Until the sun came up, it looked like the sky was clear and empty.
You never know what’s hiding in the shadows.
[Life got busy after Sophie left us so this didn’t get published in a timely manner]
She started off her rescued life at ELPO as “Lucille” after she was found wandering South Dallas and it’s speculated she might have been a Katrina dog. ELPO originally thought she was much older until they cleaned her teeth and knocked several years off her estimated age. They speculated she’d been eating garbage during her street days and she never had much of a discriminating palette until her later years. June bugs and Cicadas were always her favorites, with the odd lizard thrown in if she could get one.
After the adoption, Susan thought she looked more like a Sophie and so Sophie she became.
She went from a shaggy wookie to a thin puppy in no time. While she was likely a year or two old when she joined us, she always had the soul of a puppy.
She was our sweet girl. Our doggie-dog. If there was stereotypical dog behavior, she’d display it at some point. From rolling in the grass (fortunately not on anything too smelly) to sniffing everything in the area during a walk to barking at people walking by the house. She never attacked the mailman though, so that’s good. I think that most of the time when she barked at people walking by the house it was more often than not a “Hey! Hey! Wanna talk to me?!”
She loved to go out early in the morning and run around the yard. Even as she got older and developed hip dysplasia and congestive heart disease there was no stopping her. She’d bound outside, stop for a moment and sniff deeply of the first thing that caught her nose and then leap up into the air, turn around and run off down the yard as if to shout “Wheeee! It’s a new day!” On most mornings that first run would be part of a challenge with her packmate Chip, to see who could make it across the yard first. They’d then part ways and sniff about as their noses demanded.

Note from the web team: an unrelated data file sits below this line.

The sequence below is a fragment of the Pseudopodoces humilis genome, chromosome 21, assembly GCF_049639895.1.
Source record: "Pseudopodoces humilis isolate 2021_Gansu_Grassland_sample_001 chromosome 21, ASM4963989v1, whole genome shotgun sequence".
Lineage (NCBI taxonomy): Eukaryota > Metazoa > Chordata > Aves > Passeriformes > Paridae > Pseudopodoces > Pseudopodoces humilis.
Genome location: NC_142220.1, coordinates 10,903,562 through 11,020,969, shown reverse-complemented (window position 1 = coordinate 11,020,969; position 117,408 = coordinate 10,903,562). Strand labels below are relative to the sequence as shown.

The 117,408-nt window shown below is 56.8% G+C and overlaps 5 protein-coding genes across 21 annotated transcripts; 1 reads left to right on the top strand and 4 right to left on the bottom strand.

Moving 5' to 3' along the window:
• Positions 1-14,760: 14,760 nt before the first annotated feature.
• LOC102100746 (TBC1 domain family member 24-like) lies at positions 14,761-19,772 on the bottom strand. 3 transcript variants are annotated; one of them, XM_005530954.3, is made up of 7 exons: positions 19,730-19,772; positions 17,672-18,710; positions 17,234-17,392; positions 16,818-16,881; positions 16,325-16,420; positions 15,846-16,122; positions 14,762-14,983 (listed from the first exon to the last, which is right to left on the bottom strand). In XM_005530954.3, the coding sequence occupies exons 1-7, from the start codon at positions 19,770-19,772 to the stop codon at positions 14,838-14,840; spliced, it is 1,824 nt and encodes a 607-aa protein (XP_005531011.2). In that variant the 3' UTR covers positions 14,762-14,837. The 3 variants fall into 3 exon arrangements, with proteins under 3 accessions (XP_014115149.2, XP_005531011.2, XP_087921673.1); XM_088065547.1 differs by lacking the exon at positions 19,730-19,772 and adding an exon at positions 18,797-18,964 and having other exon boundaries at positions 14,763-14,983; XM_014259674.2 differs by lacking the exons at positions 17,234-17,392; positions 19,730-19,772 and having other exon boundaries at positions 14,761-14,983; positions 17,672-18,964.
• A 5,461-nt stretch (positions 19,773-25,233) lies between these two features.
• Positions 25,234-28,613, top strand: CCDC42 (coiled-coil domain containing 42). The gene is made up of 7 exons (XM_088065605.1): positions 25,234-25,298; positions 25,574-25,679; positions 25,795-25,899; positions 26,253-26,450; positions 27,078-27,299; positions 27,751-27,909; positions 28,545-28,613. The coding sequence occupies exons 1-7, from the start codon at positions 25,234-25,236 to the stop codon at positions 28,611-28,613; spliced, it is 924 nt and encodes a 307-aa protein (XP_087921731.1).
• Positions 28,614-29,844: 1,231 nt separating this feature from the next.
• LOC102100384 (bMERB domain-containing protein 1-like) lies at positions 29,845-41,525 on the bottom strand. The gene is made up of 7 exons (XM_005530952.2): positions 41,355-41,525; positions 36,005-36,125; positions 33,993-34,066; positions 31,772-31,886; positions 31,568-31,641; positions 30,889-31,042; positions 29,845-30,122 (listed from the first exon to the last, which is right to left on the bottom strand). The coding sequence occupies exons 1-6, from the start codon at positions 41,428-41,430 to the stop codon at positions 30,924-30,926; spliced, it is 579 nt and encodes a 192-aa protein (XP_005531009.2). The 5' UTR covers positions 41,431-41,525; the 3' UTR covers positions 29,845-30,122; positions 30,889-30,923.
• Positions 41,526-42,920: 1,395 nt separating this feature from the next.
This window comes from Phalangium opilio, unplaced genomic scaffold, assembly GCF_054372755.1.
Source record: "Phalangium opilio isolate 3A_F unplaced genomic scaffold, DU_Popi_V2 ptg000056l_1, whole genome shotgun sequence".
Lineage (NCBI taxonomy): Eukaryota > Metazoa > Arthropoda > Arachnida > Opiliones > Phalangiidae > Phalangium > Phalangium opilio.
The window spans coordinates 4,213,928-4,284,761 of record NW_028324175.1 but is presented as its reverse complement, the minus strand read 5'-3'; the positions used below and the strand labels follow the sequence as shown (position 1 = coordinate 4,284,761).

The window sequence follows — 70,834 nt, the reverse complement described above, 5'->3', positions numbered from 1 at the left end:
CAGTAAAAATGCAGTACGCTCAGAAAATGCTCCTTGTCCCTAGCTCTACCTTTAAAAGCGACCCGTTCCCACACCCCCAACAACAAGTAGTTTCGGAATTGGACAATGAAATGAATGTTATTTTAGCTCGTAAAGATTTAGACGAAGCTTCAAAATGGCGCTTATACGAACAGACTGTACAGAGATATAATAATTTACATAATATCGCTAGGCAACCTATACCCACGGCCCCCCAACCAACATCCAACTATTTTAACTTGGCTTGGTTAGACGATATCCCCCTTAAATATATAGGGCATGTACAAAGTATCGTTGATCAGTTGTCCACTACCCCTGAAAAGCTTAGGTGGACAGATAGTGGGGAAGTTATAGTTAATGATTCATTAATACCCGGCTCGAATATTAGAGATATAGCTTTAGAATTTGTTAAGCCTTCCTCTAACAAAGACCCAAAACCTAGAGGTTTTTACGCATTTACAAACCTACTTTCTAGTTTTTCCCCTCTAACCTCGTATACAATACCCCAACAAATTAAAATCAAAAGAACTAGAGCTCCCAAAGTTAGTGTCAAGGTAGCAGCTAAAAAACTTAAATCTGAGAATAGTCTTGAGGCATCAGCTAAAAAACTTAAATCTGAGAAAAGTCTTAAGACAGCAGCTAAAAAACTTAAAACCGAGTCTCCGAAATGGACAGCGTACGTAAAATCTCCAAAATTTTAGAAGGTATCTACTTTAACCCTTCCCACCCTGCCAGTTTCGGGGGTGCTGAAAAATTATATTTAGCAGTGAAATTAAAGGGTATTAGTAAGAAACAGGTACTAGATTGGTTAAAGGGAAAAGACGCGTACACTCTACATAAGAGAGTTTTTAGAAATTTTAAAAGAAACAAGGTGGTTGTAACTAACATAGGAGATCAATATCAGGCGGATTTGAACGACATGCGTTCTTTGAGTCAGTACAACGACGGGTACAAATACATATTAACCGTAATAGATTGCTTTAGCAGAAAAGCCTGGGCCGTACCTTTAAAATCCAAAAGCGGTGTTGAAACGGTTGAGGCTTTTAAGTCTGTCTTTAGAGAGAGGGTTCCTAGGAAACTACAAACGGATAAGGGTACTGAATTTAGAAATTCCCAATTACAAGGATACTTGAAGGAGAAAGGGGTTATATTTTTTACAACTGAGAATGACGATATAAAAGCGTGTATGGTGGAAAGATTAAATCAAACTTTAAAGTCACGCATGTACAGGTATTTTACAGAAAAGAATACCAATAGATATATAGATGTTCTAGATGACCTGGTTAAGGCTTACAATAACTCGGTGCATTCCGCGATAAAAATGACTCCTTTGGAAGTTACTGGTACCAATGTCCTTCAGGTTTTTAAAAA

When she was younger she’d do what we called her “happy Sophie dance” for breakfast and dinner.
She so loved to run. She’d run around the house, run around the yard, run around the neighborhood. She wasn’t a great running partner though because she had a tendency to suddenly dart across our path in search of of the source of that great smell she just picked up.
She had really long non-schnauzer legs that would let her get up to some impressive speeds.
She was also one of the cuddliest dogs we know. Her favorite place to be was in a lap, leaning against the person petting her. Unfortunately she was just big enough that would laps weren’t comfortable for very long but she was just as happy moving to the nearest spot on the couch.
As she got older she adopted our recliner as it let her stretch out and while we couldn’t pet her as she sat there, she could keep an eye on us.
Hopefully she’s still keeping an eye on us.
This is the first post of a series that I’m doing during the run-up to the 2016 North Texas Irish Festival. In each post I’ll feature a photo or two of the social dancing from past festivals to get you warmed up for this year.
Beginning with the ceili called by Jesse Meredith in 2004.
Come on out to the Emerald stage, in the Tower building, for the dance workshop on Saturday at 1pm and again for the ceili at 7pm-ish.
I sorta got my alien-future wish.
I grew up reading science fiction, watching Star Trek and Star Wars and reading anything that had a story that was set in space and/or the far future. Continue reading “You’re all a bunch of aliens”